Feb 13, 2006, 12:51 PM
Post #1 of 1
Let me start off by saying thank you to all the camps that have started to use the Camp Scholar feature on MySummerCamps.com. We have noticed a 30% increase in usage of the Camp Scholar program. In turn, we have measured a significant increase in the search engine rankings of the camp websites that we are monitoring that have started to use the Camp Scholar. If you haven’t done so already, click here to put Camp Scholar on your website.
Little things that make a big difference in SEO
The title of my piece, Little things that make a big difference in SEO, refers to mistakes that I frequently notice on camp websites and how I would correct them. Naturally, camp websites are not the only offenders, but in my day to day surfing, I visit many camp websites and often notice SEO faux pas.
First under no circumstances should a website use frames! Not frames not inline frames … just forget frames altogether. What do you need them for? It is just as easy to build the site without frames as it is with them. Just use a table or if your adventurous and want further brownie point from Google, try your hand at CSS.
I’m constantly amazed at the countless title tags that are improperly implemented.
Don’t let HTML language scare you away; you or your webmaster easily can get the hang of it and learn this simple code.
Look for this simple title tag: <title></title> tag at the top of your html. The title tag is critical because: It tells your visitors and search engines what your webpage is about.
Too often the title of a camp website is “Summer Camp” or “Name of Camp”. This simplification is impractical when trying to rank high on search engines; the title should include a clear description of the camp focus and the name of the camp, in that order.
For example a soccer specific camp called ‘jacks summer soccer camp’ should have the following title tag:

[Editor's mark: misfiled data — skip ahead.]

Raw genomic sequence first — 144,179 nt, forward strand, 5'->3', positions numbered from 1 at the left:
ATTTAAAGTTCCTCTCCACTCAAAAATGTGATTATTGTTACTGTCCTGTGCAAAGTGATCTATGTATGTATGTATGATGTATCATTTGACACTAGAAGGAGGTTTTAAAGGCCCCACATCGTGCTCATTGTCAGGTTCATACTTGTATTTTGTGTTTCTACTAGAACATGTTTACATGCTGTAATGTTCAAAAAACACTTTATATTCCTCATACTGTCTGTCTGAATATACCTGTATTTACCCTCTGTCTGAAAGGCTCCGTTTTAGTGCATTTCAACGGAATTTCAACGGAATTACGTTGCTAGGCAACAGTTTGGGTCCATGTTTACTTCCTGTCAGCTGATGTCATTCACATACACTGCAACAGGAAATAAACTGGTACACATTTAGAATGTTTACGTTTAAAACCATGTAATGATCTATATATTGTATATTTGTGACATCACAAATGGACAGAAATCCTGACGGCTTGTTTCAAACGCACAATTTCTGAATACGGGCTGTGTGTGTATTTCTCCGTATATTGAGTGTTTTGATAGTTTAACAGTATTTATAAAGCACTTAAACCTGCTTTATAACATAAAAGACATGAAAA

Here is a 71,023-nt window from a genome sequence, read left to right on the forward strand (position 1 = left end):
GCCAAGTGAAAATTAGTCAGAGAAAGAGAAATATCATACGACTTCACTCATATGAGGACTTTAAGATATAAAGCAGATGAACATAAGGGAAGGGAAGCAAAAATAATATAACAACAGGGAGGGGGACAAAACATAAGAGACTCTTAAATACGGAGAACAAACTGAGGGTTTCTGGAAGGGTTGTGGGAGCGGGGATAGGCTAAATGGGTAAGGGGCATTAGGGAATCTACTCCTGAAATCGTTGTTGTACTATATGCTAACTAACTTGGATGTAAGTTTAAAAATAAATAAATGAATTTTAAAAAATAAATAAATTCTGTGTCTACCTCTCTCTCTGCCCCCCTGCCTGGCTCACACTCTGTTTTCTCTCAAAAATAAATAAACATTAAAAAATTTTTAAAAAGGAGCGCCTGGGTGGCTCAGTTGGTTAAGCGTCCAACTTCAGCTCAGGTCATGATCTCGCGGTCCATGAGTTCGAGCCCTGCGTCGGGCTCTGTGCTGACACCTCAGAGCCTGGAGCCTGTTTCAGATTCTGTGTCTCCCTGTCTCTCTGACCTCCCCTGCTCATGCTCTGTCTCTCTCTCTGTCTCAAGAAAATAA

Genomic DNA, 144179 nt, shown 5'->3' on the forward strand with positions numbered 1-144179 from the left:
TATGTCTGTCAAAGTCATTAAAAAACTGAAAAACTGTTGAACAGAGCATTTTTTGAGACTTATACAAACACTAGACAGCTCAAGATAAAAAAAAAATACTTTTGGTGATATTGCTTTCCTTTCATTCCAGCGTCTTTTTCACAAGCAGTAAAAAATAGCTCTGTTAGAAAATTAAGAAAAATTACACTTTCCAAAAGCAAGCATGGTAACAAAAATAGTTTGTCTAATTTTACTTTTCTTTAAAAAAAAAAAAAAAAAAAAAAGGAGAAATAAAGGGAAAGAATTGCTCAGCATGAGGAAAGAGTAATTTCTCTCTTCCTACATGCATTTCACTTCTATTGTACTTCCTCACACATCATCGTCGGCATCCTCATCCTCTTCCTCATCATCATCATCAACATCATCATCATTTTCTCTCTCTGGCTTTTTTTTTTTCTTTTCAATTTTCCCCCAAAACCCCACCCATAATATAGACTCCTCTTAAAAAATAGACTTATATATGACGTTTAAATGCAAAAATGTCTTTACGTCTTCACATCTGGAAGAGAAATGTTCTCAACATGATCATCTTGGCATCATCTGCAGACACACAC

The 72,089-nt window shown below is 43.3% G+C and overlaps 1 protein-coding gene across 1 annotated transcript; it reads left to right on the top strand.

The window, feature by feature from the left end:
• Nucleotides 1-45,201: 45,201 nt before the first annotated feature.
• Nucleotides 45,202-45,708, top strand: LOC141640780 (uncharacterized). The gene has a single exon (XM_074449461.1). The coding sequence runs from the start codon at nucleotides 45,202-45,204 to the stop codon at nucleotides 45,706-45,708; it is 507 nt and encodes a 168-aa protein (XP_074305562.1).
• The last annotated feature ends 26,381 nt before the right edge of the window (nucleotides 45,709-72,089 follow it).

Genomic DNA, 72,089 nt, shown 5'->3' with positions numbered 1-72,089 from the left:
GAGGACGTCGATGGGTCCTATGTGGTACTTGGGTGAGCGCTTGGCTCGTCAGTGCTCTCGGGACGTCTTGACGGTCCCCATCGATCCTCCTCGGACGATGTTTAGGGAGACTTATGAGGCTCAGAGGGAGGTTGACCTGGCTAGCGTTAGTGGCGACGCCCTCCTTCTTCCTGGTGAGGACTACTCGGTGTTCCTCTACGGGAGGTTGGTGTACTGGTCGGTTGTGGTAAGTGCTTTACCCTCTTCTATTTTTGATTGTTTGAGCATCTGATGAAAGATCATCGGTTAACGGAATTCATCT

<title>Summer Soccer Camp & Sports Activities - Jacks Summer Soccer Camp</title>
ie: <title>Keyword phrase 1 & Keyword phrase 2 - Camp Name</title>
I added some keywords such as ‘soccer’, ‘summer camp’, and ‘sport’. People will search for ALL of these terms on Google to find this fictitious camp. Key point: the title tag is what search engines display as the ‘title’ of each search result. Make it clear so that when users read the title of your search result that they know your site has all the information that they are searching for.
Important: Every single page should have a UNIQUE title.
Here’s another HTML strategy – the Meta description tag. I have set it up for you in a step-by-step method. Be persistent with the application of this code and you will pick it up in no time.
The Meta description tag is displayed on search engine results as the basic representation of your site.
Using the example camp above, your description should be something like this:
<meta name="description" content="Send your child to the best Summer Soccer Camp in the USA. Jack’s Summer Soccer Camp located in California has helped hundreds of kids develop their soccer skills and their teamwork skills.">
The Meta description tag should be between 25-30 words.
The explanation for this example is as follows:
Place your keywords and a clear definition of your site’s offering at the front; utilize similar keywords and a more detailed explanation for your Meta description tag; set up a users’ option to click to your site for more information when your listing is found on search engine results.